Cable Regulation in the Internet Era
Chapter in NBER book Economic Regulation and Its Reform: What Have We Learned? (2014), Nancy L. Rose, editor (p. 137 - 193)
The market for multi-channel video programming (MVPD) has undergone considerable change in the last 15 years. Telephone operators (“telcos”) have entered in some parts of the U.S. and online video distributors are a growing source of television viewing. Direct-Broadcast Satellite service, spurred by 1999 legislation that leveled the playing field with cable television systems, has grown from 3% to 33% of the combined U.S. MVPD (cable, satellite, and telco video) market. This chapter considers cable television regulation in light of these developments. It first surveys the empirical record on the effects of price regulation in U.S. cable markets across the four major periods of regulation and deregulation, with particular focus on potential price and quality tradeoffs. The evidence suggests that unregulated periods exhibit rapid increases in quality and penetration (and prices), while regulated periods exhibit slight decreases in prices and possibly lower quality. Consumer welfare estimates, while few, suggest consumers prefer unregulated cable services. The chapter next reviews the incomplete evidence on competition between cable operators, and between cable and satellite or telco providers. It concludes with consideration of four open issues in cable markets: horizontal concentration and vertical integration in the programming market, bundling by both cable systems and programmers, online video distribution, and temporary programming blackouts from failed carriage negotiations for both broadcast and cable programming. While the distribution market is clearly now more competitive, concerns in each of these areas remain.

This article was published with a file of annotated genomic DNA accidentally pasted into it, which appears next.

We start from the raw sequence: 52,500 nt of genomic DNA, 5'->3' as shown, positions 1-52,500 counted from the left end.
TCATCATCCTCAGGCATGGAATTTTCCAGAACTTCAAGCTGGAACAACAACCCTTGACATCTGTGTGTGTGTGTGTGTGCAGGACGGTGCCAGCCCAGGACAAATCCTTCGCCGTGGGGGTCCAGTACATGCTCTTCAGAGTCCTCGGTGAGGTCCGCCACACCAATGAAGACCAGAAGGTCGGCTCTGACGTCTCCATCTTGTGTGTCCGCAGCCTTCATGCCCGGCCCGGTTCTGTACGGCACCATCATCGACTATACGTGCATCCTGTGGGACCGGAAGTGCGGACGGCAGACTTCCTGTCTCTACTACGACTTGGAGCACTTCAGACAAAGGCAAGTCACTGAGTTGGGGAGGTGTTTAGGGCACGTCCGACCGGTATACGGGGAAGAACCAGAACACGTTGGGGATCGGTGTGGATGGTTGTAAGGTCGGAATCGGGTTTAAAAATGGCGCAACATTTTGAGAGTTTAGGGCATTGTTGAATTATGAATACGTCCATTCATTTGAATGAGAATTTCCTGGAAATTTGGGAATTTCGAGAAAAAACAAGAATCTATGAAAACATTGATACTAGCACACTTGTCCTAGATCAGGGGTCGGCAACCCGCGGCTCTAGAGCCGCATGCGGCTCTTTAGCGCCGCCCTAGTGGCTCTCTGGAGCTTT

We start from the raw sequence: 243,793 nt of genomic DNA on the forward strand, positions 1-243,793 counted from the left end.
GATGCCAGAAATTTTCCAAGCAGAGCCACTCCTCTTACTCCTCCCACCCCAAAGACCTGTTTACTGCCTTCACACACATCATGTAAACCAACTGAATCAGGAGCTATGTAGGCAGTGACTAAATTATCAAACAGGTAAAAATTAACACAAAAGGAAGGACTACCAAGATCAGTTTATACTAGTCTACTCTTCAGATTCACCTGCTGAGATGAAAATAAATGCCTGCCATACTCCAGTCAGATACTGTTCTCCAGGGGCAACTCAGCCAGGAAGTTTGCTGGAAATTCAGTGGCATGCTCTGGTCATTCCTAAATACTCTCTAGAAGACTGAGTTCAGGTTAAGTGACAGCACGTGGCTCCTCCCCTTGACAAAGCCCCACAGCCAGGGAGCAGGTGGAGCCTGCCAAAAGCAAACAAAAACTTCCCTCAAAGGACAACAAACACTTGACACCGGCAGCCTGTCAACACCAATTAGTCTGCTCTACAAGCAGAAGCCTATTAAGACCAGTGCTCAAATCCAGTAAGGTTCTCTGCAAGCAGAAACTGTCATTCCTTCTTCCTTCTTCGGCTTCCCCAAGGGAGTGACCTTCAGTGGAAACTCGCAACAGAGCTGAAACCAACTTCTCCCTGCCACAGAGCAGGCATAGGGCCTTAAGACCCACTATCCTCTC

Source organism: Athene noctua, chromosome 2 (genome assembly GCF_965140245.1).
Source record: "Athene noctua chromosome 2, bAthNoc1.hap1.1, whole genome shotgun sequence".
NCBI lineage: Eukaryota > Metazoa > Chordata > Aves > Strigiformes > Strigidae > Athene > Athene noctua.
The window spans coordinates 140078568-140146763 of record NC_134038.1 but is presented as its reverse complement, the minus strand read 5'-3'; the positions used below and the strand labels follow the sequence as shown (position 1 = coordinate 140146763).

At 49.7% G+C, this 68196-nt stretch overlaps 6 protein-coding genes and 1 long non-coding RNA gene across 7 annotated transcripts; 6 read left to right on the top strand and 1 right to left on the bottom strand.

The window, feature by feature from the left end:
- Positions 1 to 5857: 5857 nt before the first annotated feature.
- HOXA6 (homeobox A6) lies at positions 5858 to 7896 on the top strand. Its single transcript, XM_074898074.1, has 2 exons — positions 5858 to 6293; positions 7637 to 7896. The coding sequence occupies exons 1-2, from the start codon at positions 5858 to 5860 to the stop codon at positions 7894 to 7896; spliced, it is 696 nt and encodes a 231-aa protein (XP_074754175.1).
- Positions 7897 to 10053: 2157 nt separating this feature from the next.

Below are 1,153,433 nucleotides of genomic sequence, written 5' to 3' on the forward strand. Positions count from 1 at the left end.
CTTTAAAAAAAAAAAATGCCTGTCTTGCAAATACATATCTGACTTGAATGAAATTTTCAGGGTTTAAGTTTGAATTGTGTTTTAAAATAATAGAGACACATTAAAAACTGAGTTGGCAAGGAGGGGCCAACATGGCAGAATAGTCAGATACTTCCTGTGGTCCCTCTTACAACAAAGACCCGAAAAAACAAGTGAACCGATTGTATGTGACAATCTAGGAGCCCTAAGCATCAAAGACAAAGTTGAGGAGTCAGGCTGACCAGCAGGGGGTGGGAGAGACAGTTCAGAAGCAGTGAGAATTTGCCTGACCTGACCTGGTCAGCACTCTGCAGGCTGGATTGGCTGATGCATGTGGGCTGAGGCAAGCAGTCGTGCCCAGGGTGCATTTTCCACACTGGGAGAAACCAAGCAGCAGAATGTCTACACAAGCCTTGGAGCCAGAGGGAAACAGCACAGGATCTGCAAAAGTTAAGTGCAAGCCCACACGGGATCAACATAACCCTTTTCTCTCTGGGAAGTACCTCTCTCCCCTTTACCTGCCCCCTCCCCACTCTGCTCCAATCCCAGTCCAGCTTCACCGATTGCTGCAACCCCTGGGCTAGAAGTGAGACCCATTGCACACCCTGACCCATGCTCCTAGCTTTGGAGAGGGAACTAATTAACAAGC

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This paper was revised on January 29, 2013
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